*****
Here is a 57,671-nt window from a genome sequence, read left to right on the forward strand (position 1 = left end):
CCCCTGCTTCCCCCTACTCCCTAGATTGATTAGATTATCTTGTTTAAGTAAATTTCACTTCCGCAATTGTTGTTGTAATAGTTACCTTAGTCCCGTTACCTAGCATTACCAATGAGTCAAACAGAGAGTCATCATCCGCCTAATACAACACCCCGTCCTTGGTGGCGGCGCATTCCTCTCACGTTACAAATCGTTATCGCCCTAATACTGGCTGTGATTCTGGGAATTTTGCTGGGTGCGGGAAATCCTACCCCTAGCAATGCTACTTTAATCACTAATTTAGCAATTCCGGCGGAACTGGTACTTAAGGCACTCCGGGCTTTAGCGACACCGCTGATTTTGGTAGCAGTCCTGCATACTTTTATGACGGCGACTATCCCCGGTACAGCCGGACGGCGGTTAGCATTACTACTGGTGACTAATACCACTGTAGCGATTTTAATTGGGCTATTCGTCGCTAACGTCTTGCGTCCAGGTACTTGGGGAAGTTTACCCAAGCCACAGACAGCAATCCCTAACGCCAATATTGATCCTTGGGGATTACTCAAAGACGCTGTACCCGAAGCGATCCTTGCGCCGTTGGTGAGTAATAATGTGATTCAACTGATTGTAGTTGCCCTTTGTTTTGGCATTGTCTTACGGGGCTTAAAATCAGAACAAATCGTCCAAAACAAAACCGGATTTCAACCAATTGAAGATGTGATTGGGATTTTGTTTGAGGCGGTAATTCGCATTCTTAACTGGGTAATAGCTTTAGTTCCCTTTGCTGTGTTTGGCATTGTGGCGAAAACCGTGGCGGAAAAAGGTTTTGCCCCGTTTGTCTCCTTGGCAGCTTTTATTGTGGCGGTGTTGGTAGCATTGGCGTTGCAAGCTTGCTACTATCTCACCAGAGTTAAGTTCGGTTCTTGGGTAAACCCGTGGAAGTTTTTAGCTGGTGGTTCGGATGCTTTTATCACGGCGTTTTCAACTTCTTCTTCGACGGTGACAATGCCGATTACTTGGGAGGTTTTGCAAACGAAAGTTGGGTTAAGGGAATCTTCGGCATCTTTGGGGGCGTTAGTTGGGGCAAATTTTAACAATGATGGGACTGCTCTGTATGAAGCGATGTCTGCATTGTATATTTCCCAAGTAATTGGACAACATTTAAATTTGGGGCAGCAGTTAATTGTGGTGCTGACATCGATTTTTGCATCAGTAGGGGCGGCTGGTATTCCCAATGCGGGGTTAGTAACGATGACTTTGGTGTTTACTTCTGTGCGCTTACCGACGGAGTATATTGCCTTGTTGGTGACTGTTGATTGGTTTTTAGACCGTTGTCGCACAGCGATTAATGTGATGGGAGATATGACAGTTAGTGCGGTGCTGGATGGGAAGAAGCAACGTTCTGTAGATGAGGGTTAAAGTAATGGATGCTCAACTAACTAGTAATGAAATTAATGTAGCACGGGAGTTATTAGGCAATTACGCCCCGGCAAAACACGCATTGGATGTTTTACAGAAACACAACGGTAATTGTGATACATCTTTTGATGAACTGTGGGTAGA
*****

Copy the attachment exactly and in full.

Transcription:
Here is a 57,671-nt window from a genome sequence, read left to right on the forward strand (position 1 = left end):
CCCCTGCTTCCCCCTACTCCCTAGATTGATTAGATTATCTTGTTTAAGTAAATTTCACTTCCGCAATTGTTGTTGTAATAGTTACCTTAGTCCCGTTACCTAGCATTACCAATGAGTCAAACAGAGAGTCATCATCCGCCTAATACAACACCCCGTCCTTGGTGGCGGCGCATTCCTCTCACGTTACAAATCGTTATCGCCCTAATACTGGCTGTGATTCTGGGAATTTTGCTGGGTGCGGGAAATCCTACCCCTAGCAATGCTACTTTAATCACTAATTTAGCAATTCCGGCGGAACTGGTACTTAAGGCACTCCGGGCTTTAGCGACACCGCTGATTTTGGTAGCAGTCCTGCATACTTTTATGACGGCGACTATCCCCGGTACAGCCGGACGGCGGTTAGCATTACTACTGGTGACTAATACCACTGTAGCGATTTTAATTGGGCTATTCGTCGCTAACGTCTTGCGTCCAGGTACTTGGGGAAGTTTACCCAAGCCACAGACAGCAATCCCTAACGCCAATATTGATCCTTGGGGATTACTCAAAGACGCTGTACCCGAAGCGATCCTTGCGCCGTTGGTGAGTAATAATGTGATTCAACTGATTGTAGTTGCCCTTTGTTTTGGCATTGTCTTACGGGGCTTAAAATCAGAACAAATCGTCCAAAACAAAACCGGATTTCAACCAATTGAAGATGTGATTGGGATTTTGTTTGAGGCGGTAATTCGCATTCTTAACTGGGTAATAGCTTTAGTTCCCTTTGCTGTGTTTGGCATTGTGGCGAAAACCGTGGCGGAAAAAGGTTTTGCCCCGTTTGTCTCCTTGGCAGCTTTTATTGTGGCGGTGTTGGTAGCATTGGCGTTGCAAGCTTGCTACTATCTCACCAGAGTTAAGTTCGGTTCTTGGGTAAACCCGTGGAAGTTTTTAGCTGGTGGTTCGGATGCTTTTATCACGGCGTTTTCAACTTCTTCTTCGACGGTGACAATGCCGATTACTTGGGAGGTTTTGCAAACGAAAGTTGGGTTAAGGGAATCTTCGGCATCTTTGGGGGCGTTAGTTGGGGCAAATTTTAACAATGATGGGACTGCTCTGTATGAAGCGATGTCTGCATTGTATATTTCCCAAGTAATTGGACAACATTTAAATTTGGGGCAGCAGTTAATTGTGGTGCTGACATCGATTTTTGCATCAGTAGGGGCGGCTGGTATTCCCAATGCGGGGTTAGTAACGATGACTTTGGTGTTTACTTCTGTGCGCTTACCGACGGAGTATATTGCCTTGTTGGTGACTGTTGATTGGTTTTTAGACCGTTGTCGCACAGCGATTAATGTGATGGGAGATATGACAGTTAGTGCGGTGCTGGATGGGAAGAAGCAACGTTCTGTAGATGAGGGTTAAAGTAATGGATGCTCAACTAACTAGTAATGAAATTAATGTAGCACGGGAGTTATTAGGCAATTACGCCCCGGCAAAACACGCATTGGATGTTTTACAGAAACACAACGGTAATTGTGATACATCTTTTGATGAACTGTGGGTAGA